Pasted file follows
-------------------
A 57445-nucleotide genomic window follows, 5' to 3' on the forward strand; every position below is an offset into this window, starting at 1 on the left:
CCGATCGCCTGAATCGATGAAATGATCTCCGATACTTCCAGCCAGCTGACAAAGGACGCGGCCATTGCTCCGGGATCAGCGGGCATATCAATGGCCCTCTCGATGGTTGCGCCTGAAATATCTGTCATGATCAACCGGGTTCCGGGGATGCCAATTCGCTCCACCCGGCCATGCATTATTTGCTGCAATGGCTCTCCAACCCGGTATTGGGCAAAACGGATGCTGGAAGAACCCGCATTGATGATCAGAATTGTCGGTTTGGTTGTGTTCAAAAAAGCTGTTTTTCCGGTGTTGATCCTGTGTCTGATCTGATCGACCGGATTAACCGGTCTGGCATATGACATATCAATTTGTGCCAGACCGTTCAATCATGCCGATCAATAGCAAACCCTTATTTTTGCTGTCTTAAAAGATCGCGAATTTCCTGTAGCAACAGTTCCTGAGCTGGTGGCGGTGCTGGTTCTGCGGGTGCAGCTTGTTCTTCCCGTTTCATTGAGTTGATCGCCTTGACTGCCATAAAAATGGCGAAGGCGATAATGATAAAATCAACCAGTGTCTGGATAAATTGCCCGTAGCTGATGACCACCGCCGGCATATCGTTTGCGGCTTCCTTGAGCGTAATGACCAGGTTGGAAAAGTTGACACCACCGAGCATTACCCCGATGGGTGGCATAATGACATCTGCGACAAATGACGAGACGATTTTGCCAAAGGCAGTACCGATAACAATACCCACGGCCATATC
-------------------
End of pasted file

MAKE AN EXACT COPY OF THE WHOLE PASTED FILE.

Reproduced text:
A 57445-nucleotide genomic window follows, 5' to 3' on the forward strand; every position below is an offset into this window, starting at 1 on the left:
CCGATCGCCTGAATCGATGAAATGATCTCCGATACTTCCAGCCAGCTGACAAAGGACGCGGCCATTGCTCCGGGATCAGCGGGCATATCAATGGCCCTCTCGATGGTTGCGCCTGAAATATCTGTCATGATCAACCGGGTTCCGGGGATGCCAATTCGCTCCACCCGGCCATGCATTATTTGCTGCAATGGCTCTCCAACCCGGTATTGGGCAAAACGGATGCTGGAAGAACCCGCATTGATGATCAGAATTGTCGGTTTGGTTGTGTTCAAAAAAGCTGTTTTTCCGGTGTTGATCCTGTGTCTGATCTGATCGACCGGATTAACCGGTCTGGCATATGACATATCAATTTGTGCCAGACCGTTCAATCATGCCGATCAATAGCAAACCCTTATTTTTGCTGTCTTAAAAGATCGCGAATTTCCTGTAGCAACAGTTCCTGAGCTGGTGGCGGTGCTGGTTCTGCGGGTGCAGCTTGTTCTTCCCGTTTCATTGAGTTGATCGCCTTGACTGCCATAAAAATGGCGAAGGCGATAATGATAAAATCAACCAGTGTCTGGATAAATTGCCCGTAGCTGATGACCACCGCCGGCATATCGTTTGCGGCTTCCTTGAGCGTAATGACCAGGTTGGAAAAGTTGACACCACCGAGCATTACCCCGATGGGTGGCATAATGACATCTGCGACAAATGACGAGACGATTTTGCCAAAGGCAGTACCGATAACAATACCCACGGCCATATC